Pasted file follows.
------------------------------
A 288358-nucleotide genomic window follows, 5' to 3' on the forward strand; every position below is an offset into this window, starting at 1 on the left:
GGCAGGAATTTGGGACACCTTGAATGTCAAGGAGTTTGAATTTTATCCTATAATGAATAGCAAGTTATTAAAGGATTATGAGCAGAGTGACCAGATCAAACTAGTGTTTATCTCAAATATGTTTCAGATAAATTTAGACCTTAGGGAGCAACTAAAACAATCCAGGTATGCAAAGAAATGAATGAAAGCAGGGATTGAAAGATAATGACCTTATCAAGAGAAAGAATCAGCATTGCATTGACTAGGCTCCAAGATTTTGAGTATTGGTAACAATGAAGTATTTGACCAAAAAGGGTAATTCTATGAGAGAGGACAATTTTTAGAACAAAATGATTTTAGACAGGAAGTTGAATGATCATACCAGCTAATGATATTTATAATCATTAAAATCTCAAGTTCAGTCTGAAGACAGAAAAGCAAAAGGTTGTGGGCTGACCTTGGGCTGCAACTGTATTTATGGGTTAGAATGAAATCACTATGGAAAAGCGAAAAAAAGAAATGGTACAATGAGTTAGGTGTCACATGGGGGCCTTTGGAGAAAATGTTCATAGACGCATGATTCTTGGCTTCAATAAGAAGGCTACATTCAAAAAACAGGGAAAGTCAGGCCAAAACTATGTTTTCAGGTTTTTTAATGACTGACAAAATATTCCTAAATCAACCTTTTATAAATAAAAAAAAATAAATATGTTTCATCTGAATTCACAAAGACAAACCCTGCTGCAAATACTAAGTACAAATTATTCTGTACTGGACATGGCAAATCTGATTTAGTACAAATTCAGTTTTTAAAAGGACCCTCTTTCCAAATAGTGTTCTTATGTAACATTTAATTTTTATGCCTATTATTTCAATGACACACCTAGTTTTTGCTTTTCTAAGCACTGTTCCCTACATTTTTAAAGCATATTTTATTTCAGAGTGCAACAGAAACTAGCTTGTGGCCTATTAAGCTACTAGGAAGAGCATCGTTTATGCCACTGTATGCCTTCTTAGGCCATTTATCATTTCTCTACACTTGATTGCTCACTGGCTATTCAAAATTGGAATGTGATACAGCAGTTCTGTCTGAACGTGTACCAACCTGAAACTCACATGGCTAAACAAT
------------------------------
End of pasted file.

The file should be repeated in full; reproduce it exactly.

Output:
A 288358-nucleotide genomic window follows, 5' to 3' on the forward strand; every position below is an offset into this window, starting at 1 on the left:
GGCAGGAATTTGGGACACCTTGAATGTCAAGGAGTTTGAATTTTATCCTATAATGAATAGCAAGTTATTAAAGGATTATGAGCAGAGTGACCAGATCAAACTAGTGTTTATCTCAAATATGTTTCAGATAAATTTAGACCTTAGGGAGCAACTAAAACAATCCAGGTATGCAAAGAAATGAATGAAAGCAGGGATTGAAAGATAATGACCTTATCAAGAGAAAGAATCAGCATTGCATTGACTAGGCTCCAAGATTTTGAGTATTGGTAACAATGAAGTATTTGACCAAAAAGGGTAATTCTATGAGAGAGGACAATTTTTAGAACAAAATGATTTTAGACAGGAAGTTGAATGATCATACCAGCTAATGATATTTATAATCATTAAAATCTCAAGTTCAGTCTGAAGACAGAAAAGCAAAAGGTTGTGGGCTGACCTTGGGCTGCAACTGTATTTATGGGTTAGAATGAAATCACTATGGAAAAGCGAAAAAAAGAAATGGTACAATGAGTTAGGTGTCACATGGGGGCCTTTGGAGAAAATGTTCATAGACGCATGATTCTTGGCTTCAATAAGAAGGCTACATTCAAAAAACAGGGAAAGTCAGGCCAAAACTATGTTTTCAGGTTTTTTAATGACTGACAAAATATTCCTAAATCAACCTTTTATAAATAAAAAAAAATAAATATGTTTCATCTGAATTCACAAAGACAAACCCTGCTGCAAATACTAAGTACAAATTATTCTGTACTGGACATGGCAAATCTGATTTAGTACAAATTCAGTTTTTAAAAGGACCCTCTTTCCAAATAGTGTTCTTATGTAACATTTAATTTTTATGCCTATTATTTCAATGACACACCTAGTTTTTGCTTTTCTAAGCACTGTTCCCTACATTTTTAAAGCATATTTTATTTCAGAGTGCAACAGAAACTAGCTTGTGGCCTATTAAGCTACTAGGAAGAGCATCGTTTATGCCACTGTATGCCTTCTTAGGCCATTTATCATTTCTCTACACTTGATTGCTCACTGGCTATTCAAAATTGGAATGTGATACAGCAGTTCTGTCTGAACGTGTACCAACCTGAAACTCACATGGCTAAACAAT